RBI_ITF_NBFC_v2017 3.3 RBI_ITF_NBFC_v2017_3.3 RBI IT Framework 3.3 Information and Cyber Security Vulnerability Management-3.3 n/a A vulnerability can be defined as an inherent configuration flaw in an organization???s information technology base, whether hardware or software, which can be exploited by a third party to gather sensitive information regarding the organization. Vulnerability management is an ongoing process to determine the process of eliminating or mitigating vulnerabilities based upon the risk and cost associated with the vulnerabilities. NBFCs may devise a strategy for managing and eliminating vulnerabilities and such strategy may clearly be communicated in the Cyber Security policy link 14
History
Date/Time (UTC ymd) (i) Change type Change detail
2021-01-05 16:06:49 add 6ba6d016-e7c3-4842-b8f2-4992ebc0d72d
Initiatives
usage
Initiative DisplayName Initiative Id Initiative Category State Type
[Preview]: CMMC 2.0 Level 2 4e50fd13-098b-3206-61d6-d1d78205cb45 Regulatory Compliance Preview BuiltIn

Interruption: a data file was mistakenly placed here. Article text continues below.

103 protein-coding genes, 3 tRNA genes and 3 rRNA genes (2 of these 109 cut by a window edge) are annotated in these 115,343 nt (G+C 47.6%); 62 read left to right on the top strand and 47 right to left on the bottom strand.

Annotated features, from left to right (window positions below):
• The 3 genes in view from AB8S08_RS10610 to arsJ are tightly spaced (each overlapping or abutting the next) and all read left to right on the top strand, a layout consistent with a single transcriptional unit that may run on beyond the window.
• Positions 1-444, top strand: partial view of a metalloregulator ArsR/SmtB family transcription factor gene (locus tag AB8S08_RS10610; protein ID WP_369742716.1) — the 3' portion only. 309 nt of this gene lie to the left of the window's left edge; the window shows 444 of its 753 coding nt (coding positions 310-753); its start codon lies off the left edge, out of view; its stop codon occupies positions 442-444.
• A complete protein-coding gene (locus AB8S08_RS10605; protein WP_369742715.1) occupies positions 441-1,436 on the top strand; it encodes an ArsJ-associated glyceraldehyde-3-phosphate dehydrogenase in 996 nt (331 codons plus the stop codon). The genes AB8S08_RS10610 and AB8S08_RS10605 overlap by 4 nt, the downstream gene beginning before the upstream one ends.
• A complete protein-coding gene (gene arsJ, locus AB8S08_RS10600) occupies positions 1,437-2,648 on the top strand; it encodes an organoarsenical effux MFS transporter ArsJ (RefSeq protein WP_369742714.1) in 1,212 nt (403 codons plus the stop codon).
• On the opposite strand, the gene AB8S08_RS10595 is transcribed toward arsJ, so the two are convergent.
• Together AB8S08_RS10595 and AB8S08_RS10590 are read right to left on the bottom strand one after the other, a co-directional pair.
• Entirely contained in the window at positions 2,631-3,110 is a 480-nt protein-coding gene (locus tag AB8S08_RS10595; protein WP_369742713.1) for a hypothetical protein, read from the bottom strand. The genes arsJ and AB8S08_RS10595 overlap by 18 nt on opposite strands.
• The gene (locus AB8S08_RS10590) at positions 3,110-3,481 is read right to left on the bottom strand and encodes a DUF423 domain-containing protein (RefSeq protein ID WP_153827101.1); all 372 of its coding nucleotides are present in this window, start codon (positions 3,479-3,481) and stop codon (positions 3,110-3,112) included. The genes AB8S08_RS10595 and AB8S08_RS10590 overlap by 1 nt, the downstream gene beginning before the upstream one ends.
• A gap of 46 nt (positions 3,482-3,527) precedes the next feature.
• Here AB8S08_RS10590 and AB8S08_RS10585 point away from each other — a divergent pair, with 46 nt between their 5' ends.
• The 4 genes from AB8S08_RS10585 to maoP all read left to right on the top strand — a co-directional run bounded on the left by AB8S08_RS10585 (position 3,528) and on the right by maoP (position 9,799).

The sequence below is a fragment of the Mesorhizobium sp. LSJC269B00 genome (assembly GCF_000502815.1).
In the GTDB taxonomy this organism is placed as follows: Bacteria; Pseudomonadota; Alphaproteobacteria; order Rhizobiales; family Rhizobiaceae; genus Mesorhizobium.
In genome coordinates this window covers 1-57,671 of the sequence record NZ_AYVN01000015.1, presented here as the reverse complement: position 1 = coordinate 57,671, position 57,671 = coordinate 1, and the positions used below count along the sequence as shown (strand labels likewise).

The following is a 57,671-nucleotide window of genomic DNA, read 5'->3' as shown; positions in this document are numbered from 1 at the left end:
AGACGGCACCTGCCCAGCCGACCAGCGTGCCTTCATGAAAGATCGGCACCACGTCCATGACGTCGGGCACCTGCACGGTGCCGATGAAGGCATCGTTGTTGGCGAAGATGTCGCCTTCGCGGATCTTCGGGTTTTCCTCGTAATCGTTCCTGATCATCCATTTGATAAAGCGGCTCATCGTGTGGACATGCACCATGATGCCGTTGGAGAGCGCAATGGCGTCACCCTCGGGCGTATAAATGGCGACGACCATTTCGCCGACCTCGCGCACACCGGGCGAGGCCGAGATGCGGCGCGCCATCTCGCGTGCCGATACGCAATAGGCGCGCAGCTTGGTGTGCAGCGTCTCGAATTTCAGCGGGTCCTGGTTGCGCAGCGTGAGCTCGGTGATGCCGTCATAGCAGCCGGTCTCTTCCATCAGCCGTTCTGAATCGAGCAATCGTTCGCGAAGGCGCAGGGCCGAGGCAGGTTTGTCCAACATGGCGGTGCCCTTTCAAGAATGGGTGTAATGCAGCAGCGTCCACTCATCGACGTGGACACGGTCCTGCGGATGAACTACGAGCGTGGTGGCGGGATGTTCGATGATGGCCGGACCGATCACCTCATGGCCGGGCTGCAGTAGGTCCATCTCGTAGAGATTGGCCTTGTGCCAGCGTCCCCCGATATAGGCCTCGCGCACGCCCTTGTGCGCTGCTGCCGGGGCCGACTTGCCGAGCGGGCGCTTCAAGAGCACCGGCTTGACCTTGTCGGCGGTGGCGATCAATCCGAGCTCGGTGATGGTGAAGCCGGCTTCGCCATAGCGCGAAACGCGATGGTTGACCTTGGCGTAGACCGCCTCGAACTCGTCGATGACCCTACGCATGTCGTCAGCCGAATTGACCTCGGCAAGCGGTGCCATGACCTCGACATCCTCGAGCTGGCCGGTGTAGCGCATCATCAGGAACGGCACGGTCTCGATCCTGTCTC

[Preview]: Reserve Bank of India - IT Framework for Banks d0d5578d-cc08-2b22-31e3-f525374f235a Regulatory Compliance Preview BuiltIn
[Preview]: Reserve Bank of India - IT Framework for NBFC 7f89f09c-48c1-f28d-1bd5-84f3fb22f86c Regulatory Compliance Preview BuiltIn
FedRAMP High d5264498-16f4-418a-b659-fa7ef418175f Regulatory Compliance GA BuiltIn
FedRAMP Moderate e95f5a9f-57ad-4d03-bb0b-b1d16db93693 Regulatory Compliance GA BuiltIn
Microsoft cloud security benchmark 1f3afdf9-d0c9-4c3d-847f-89da613e70a8 Security Center GA BuiltIn
New Zealand ISM Restricted d1a462af-7e6d-4901-98ac-61570b4ed22a Regulatory Compliance GA BuiltIn
New Zealand ISM Restricted v3.5 93d2179e-3068-c82f-2428-d614ae836a04 Regulatory Compliance GA BuiltIn
NIST SP 800-171 Rev. 2 03055927-78bd-4236-86c0-f36125a10dc9 Regulatory Compliance GA BuiltIn
NIST SP 800-53 Rev. 4 cf25b9c1-bd23-4eb6-bd2c-f4f3ac644a5f Regulatory Compliance GA BuiltIn
NIST SP 800-53 Rev. 5 179d1daa-458f-4e47-8086-2a68d0d6c38f Regulatory Compliance GA BuiltIn
JSON